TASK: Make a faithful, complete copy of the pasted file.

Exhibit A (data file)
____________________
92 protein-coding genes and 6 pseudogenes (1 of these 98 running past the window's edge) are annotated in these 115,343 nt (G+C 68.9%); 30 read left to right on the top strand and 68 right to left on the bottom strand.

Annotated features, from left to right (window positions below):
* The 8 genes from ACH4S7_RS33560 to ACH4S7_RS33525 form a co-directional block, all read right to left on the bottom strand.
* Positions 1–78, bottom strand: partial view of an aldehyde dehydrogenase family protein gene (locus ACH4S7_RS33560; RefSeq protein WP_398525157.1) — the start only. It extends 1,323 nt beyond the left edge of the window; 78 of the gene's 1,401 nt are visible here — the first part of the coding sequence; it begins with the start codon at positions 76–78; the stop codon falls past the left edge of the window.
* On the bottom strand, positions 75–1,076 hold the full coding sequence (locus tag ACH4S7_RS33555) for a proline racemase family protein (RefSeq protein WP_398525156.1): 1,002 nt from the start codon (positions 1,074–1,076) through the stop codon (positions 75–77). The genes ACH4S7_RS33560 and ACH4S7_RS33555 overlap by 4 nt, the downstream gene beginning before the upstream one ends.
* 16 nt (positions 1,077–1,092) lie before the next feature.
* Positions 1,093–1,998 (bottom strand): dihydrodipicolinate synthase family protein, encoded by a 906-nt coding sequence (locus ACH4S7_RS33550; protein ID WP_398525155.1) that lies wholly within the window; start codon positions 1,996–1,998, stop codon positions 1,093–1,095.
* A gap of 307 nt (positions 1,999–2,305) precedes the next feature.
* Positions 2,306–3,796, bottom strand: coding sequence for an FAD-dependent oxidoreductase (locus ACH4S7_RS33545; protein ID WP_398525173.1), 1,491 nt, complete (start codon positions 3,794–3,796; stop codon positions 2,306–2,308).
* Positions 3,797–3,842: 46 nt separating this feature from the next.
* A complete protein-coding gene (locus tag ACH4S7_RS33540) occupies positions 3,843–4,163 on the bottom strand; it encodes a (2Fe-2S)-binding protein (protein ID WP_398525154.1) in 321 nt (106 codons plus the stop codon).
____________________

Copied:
92 protein-coding genes and 6 pseudogenes (1 of these 98 running past the window's edge) are annotated in these 115,343 nt (G+C 68.9%); 30 read left to right on the top strand and 68 right to left on the bottom strand.

Annotated features, from left to right (window positions below):
* The 8 genes from ACH4S7_RS33560 to ACH4S7_RS33525 form a co-directional block, all read right to left on the bottom strand.
* Positions 1–78, bottom strand: partial view of an aldehyde dehydrogenase family protein gene (locus ACH4S7_RS33560; RefSeq protein WP_398525157.1) — the start only. It extends 1,323 nt beyond the left edge of the window; 78 of the gene's 1,401 nt are visible here — the first part of the coding sequence; it begins with the start codon at positions 76–78; the stop codon falls past the left edge of the window.
* On the bottom strand, positions 75–1,076 hold the full coding sequence (locus tag ACH4S7_RS33555) for a proline racemase family protein (RefSeq protein WP_398525156.1): 1,002 nt from the start codon (positions 1,074–1,076) through the stop codon (positions 75–77). The genes ACH4S7_RS33560 and ACH4S7_RS33555 overlap by 4 nt, the downstream gene beginning before the upstream one ends.
* 16 nt (positions 1,077–1,092) lie before the next feature.
* Positions 1,093–1,998 (bottom strand): dihydrodipicolinate synthase family protein, encoded by a 906-nt coding sequence (locus ACH4S7_RS33550; protein ID WP_398525155.1) that lies wholly within the window; start codon positions 1,996–1,998, stop codon positions 1,093–1,095.
* A gap of 307 nt (positions 1,999–2,305) precedes the next feature.
* Positions 2,306–3,796, bottom strand: coding sequence for an FAD-dependent oxidoreductase (locus ACH4S7_RS33545; protein ID WP_398525173.1), 1,491 nt, complete (start codon positions 3,794–3,796; stop codon positions 2,306–2,308).
* Positions 3,797–3,842: 46 nt separating this feature from the next.
* A complete protein-coding gene (locus tag ACH4S7_RS33540) occupies positions 3,843–4,163 on the bottom strand; it encodes a (2Fe-2S)-binding protein (protein ID WP_398525154.1) in 321 nt (106 codons plus the stop codon).